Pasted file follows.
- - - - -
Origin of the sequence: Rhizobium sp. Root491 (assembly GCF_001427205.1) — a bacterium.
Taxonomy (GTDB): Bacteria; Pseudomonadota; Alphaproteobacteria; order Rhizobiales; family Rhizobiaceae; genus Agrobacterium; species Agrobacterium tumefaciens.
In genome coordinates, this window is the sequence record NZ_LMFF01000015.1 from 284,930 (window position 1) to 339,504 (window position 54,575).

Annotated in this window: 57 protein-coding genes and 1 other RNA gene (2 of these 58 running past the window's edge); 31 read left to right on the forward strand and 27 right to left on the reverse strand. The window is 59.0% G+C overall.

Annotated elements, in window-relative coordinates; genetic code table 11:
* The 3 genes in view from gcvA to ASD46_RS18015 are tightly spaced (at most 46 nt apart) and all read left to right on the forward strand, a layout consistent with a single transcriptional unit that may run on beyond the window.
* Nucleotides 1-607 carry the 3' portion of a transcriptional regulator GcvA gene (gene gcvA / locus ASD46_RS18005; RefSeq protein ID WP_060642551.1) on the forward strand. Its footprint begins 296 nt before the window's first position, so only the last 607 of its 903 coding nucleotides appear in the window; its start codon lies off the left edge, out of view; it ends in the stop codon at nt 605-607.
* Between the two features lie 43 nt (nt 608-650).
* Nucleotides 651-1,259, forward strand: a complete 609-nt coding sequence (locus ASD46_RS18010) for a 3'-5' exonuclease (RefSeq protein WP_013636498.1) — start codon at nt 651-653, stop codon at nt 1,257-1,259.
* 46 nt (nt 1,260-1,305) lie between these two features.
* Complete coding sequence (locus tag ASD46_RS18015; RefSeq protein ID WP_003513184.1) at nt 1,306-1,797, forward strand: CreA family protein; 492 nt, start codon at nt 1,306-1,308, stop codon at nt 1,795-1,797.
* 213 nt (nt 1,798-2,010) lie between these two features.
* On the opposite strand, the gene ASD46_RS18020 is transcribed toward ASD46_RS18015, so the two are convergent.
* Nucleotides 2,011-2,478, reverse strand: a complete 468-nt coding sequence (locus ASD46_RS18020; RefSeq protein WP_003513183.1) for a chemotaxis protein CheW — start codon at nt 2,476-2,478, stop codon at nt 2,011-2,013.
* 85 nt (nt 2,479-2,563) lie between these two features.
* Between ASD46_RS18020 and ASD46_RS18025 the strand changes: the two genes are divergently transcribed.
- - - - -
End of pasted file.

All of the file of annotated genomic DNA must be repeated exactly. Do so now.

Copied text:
Origin of the sequence: Rhizobium sp. Root491 (assembly GCF_001427205.1) — a bacterium.
Taxonomy (GTDB): Bacteria; Pseudomonadota; Alphaproteobacteria; order Rhizobiales; family Rhizobiaceae; genus Agrobacterium; species Agrobacterium tumefaciens.
In genome coordinates, this window is the sequence record NZ_LMFF01000015.1 from 284,930 (window position 1) to 339,504 (window position 54,575).

Annotated in this window: 57 protein-coding genes and 1 other RNA gene (2 of these 58 running past the window's edge); 31 read left to right on the forward strand and 27 right to left on the reverse strand. The window is 59.0% G+C overall.

Annotated elements, in window-relative coordinates; genetic code table 11:
* The 3 genes in view from gcvA to ASD46_RS18015 are tightly spaced (at most 46 nt apart) and all read left to right on the forward strand, a layout consistent with a single transcriptional unit that may run on beyond the window.
* Nucleotides 1-607 carry the 3' portion of a transcriptional regulator GcvA gene (gene gcvA / locus ASD46_RS18005; RefSeq protein ID WP_060642551.1) on the forward strand. Its footprint begins 296 nt before the window's first position, so only the last 607 of its 903 coding nucleotides appear in the window; its start codon lies off the left edge, out of view; it ends in the stop codon at nt 605-607.
* Between the two features lie 43 nt (nt 608-650).
* Nucleotides 651-1,259, forward strand: a complete 609-nt coding sequence (locus ASD46_RS18010) for a 3'-5' exonuclease (RefSeq protein WP_013636498.1) — start codon at nt 651-653, stop codon at nt 1,257-1,259.
* 46 nt (nt 1,260-1,305) lie between these two features.
* Complete coding sequence (locus tag ASD46_RS18015; RefSeq protein ID WP_003513184.1) at nt 1,306-1,797, forward strand: CreA family protein; 492 nt, start codon at nt 1,306-1,308, stop codon at nt 1,795-1,797.
* 213 nt (nt 1,798-2,010) lie between these two features.
* On the opposite strand, the gene ASD46_RS18020 is transcribed toward ASD46_RS18015, so the two are convergent.
* Nucleotides 2,011-2,478, reverse strand: a complete 468-nt coding sequence (locus ASD46_RS18020; RefSeq protein WP_003513183.1) for a chemotaxis protein CheW — start codon at nt 2,476-2,478, stop codon at nt 2,011-2,013.
* 85 nt (nt 2,479-2,563) lie between these two features.
* Between ASD46_RS18020 and ASD46_RS18025 the strand changes: the two genes are divergently transcribed.